An increasing number of professionals are spending a significant percentage of their careers in contract positions. While this has been a beneficial trend in terms of professional skill development, contract work can be challenging to list in a resume. Even as many employers have become comfortable hiring former contractors for permanent work, many others still prefer to see traditional, steady employment. For them, it’s about minimizing the risk that your short-term contracts make you a poor bet to stay with your next employer for the long term.
We often meet candidates with a mix of permanent and contract positions and advise them not to leave off the contract work. Not only does this leave employment gaps, but it also diminishes the candidate’s ability to showcase specific experiences and skills. On the other hand, blending contract and permanent work on a resume can be challenging, and the results are often confusing to hiring managers. So what are your key considerations as you construct a resume that accurately reflects your experience and value?
Think About Your Career Story
The components of your resume – including your header, work experience, accomplishments, skills, and education – should be woven together to create an easily understood narrative. The impression to engender is that you were purpose-driven throughout your career. You had a consistent focus on building your skill sets and preparing for the next step, while delivering value to your employers and maintaining a long-term view toward your ultimate objectives.
Now, here you are, at a well-earned career threshold, with precisely the right combination of experiences and skills to apply in a stable environment. In other words, your resume reads like a carefully planned, efficient route to making yourself the ideal candidate for the position you seek. Your cover letter will do the job of explaining why you are seeking full-time employment. For example, you may be looking for new challenges and eager for advancement into a stable environment conducive to using all of your skills.
To convey an effective narrative, your resume should emphasize your accomplishments, because these demonstrate your real value and show a clear progression toward your ideal long-term job. This also tends to mitigate the risk of hiring managers focusing on your lack of longevity in some or all of your positions. Your resume should also document the specific skills you have learned and used with keywords tailored to the job listing. Learn more about this in 15 Rules for Creating a Human and Bot-Friendly Killer Resume.
Consider Your Format Options
Talk to enough people in the staffing industry about this topic and you are likely to come across staunch advocates for a particular format. Many will tell you that you must stick to a strict chronology of positions, mingling short-term contracts with long-term positions. Others will tell you to separate contract work from traditional permanent positions and to list positions chronologically within each section. In practice, however, either of these approaches can lead to a confusing presentation if you have had many employers or clients, concurrent engagements, and overlapping projects. This is why our recommendation is to try both approaches.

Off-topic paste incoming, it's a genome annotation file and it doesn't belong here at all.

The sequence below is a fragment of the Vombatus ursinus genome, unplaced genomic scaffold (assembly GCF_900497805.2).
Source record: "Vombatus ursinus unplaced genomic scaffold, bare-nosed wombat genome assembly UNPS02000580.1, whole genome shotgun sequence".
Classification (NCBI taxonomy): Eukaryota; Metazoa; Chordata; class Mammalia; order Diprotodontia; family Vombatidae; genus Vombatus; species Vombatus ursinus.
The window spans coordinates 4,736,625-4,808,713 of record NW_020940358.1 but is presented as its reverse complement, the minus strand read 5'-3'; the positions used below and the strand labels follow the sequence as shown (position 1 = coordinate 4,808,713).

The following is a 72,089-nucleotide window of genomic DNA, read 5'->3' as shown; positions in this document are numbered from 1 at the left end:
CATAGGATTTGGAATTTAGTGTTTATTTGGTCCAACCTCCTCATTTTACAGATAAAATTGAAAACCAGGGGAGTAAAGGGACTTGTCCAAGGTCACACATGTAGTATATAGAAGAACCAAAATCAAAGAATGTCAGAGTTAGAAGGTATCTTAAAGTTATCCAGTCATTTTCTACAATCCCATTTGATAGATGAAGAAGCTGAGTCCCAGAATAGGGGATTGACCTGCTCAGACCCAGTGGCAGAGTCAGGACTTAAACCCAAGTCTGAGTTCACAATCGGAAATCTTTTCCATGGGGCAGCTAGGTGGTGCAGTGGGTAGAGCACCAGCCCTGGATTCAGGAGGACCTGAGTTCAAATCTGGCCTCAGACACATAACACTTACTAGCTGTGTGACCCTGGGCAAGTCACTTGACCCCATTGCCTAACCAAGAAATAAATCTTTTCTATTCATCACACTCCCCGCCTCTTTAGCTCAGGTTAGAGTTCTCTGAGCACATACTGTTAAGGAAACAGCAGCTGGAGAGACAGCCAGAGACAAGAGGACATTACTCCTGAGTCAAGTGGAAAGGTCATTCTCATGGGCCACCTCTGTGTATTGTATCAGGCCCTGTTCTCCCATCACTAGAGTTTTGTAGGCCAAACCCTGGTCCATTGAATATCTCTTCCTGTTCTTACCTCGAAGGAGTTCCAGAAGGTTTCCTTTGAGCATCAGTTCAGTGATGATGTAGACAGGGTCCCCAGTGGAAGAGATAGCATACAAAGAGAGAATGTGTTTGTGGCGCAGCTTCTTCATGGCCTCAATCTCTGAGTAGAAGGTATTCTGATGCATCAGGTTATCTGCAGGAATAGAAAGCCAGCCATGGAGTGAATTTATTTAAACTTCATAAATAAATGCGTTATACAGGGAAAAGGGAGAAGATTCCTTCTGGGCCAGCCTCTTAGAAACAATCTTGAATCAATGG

First, try grouping all of your contract work into one central location and your permanent work into another location. This provides a hiring manager with a cohesive snapshot, showing which experiences were performed in which context. We generally find this approach is ultimately best when there have been a handful of short-term assignments.
If you have had a mix of contract and permanent positions, with your contracts being mostly one year or longer, try a traditional reverse-chronological layout. A hybrid approach, in which you group together short-term, temporary, freelance, and contract work under a heading like “Consulting” or “Self-Employed” may also work within an otherwise chronological layout. If you had concurrent jobs, prioritize those with the stronger achievements.
One caveat is that if you have had several clients under your own company name, this could create the perception that you will see your next employer as a client, rather than an employer. Wait until your interview to explain the nature of such relationships, and on your resume, list them as contract positions, highlighting the company for which you actually performed the work, rather than the technical employer.
Whichever format you choose, limit your total resume presentation to two pages. If you need help condensing a longer resume, schedule an appointment with an Imprimis Group recruiter.
A Final Word
A one-size-fits-all approach rarely works. Take the time to construct versions of your resume tailored to the different types of jobs for which you will apply. Study the commonalities between similar positions enough to understand how to make your narrative compelling to your prospective employers. Ultimately, your decisions should be dictated by an understanding of what the employer sees as the ideal candidate.